Original screenshotI've included below some screen shots taken via Forge (I could just as easily have taken them in Marathon Infinity, except the Shift-5 trick to allow Cmd-shit-3 to be used doesn't always work very well and I don't have Snapz). These are taken from a copy of the Hoth preview that I spent a little time on after downloading just to see if I could figure how to make it look more presentable in 256 colors (I know most folk have fast enough Macs to run in 1000s anyway, but if something like this can be done easily enough then maybe there's still a few folks out there who will appreciate it). I hope Quartz doesn't mind all this too much...<g> ; )

Well, here's a little test map using the original Hoth preview Shapes and viewed in 8-bit display mode. As you can see, the ground plane looks more or less ok as it's lit quite brightly, but the walls which are lit somewhat darker definitely don't look so good (the left one is 0% and the right one is 30%). To take a look at the CLUT the game engine had generated for itself, I took a screen shot, opened it in Photoshop and looked under Mode:color_Table. Here's a snapshot of what I saw:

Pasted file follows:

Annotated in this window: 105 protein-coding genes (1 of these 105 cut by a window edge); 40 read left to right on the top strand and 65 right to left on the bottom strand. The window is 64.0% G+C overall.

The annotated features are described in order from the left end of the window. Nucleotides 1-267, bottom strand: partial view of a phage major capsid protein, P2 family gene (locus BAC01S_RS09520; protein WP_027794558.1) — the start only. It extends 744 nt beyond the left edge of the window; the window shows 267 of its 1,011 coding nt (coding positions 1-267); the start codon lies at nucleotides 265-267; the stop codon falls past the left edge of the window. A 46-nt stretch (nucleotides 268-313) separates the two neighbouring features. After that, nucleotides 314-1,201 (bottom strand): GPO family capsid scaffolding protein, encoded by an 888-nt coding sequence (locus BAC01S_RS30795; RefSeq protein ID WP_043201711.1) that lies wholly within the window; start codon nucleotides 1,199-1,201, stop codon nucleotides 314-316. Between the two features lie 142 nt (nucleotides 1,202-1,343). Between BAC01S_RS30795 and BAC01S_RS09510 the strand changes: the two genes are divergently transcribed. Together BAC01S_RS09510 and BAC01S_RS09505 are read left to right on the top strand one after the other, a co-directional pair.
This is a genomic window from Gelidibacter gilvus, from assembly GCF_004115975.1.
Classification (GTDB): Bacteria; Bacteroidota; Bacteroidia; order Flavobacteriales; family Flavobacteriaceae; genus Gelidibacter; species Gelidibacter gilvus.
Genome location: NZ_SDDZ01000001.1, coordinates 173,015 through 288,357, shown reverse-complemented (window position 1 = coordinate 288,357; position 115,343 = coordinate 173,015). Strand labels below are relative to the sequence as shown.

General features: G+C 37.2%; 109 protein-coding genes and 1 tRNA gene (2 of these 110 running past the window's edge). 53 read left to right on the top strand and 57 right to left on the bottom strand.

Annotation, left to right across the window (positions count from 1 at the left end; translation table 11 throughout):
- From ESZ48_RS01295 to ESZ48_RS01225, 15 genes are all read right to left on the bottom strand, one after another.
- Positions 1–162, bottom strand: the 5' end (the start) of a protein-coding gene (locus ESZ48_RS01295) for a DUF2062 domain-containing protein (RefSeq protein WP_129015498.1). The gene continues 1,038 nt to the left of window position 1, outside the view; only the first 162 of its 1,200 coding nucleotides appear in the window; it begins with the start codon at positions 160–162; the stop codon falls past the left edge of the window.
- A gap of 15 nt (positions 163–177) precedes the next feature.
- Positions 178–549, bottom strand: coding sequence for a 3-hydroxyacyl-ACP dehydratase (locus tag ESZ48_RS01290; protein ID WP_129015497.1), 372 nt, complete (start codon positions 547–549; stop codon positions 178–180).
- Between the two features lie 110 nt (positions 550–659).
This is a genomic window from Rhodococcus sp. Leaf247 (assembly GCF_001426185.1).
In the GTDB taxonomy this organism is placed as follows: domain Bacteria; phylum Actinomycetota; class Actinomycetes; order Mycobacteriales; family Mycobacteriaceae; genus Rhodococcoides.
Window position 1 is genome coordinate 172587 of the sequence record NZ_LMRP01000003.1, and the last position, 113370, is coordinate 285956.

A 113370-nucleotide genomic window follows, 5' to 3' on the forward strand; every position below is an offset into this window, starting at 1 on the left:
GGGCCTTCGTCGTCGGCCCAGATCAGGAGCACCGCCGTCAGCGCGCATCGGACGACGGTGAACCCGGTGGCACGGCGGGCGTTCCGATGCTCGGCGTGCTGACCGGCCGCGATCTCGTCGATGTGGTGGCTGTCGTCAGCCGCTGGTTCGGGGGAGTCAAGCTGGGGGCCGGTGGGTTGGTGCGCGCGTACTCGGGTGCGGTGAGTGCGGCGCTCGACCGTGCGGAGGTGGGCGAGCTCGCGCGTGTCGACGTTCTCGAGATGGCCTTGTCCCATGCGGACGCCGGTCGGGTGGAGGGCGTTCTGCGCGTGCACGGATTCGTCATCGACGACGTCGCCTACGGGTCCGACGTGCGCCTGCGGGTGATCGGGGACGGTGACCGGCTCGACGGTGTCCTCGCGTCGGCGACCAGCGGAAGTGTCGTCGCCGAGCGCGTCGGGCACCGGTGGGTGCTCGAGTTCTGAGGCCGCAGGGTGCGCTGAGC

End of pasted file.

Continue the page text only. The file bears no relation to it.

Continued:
Original Marathon ClutWell, as you can see, Marathon Infinity has constructed the CLUT so that the new ice colors which were specially added for Hoth are sitting as a short little ramp at the end of the CLUT. And to the engine, this looks like it's a 9 color (+1 black at the end - somehow the engine is psychic enough to guess that this little ramp needs a black at the end, even if there wasn't one in the Shapes collection itself [so you see, there are _still_ a few mysteries left in Marathon Infinity for future generations to ponder...:]. Now, the new ice colors were only actually added to the walls1 collection (and were, in fact, tacked onto the end of its own CLUT). It's easy enough to spot the close relationship between the new ice colors and the darker ice/metallic blue ramp that appears near the top of the CLUT, so the first job was to arrange these 2 ramps to form a single long one. However, it still wasn't enough to have a long ice ramp in the walls1 collection only, because, as I mentioned above, the engine loads up colors in the order it finds them; thus by the time it reached the walls collection it had already loaded the regular 14-step metallic blue ramp having found it much earlier. Thus the new ice colors were still getting tacked onto the end of the game CLUT, and thus the ice textures still looked as bad in the game at 8-bit as before. So the next step was to ensure the engine was loading the colors in the order _I_ wanted. This meant changing the Interface CLUT (since this is where the loading process begins) to fit in the new ice-colors+metallic-blue super-long ramp to appear before any of the original shorter metallic-blue ones. Here's the new Interface CLUT: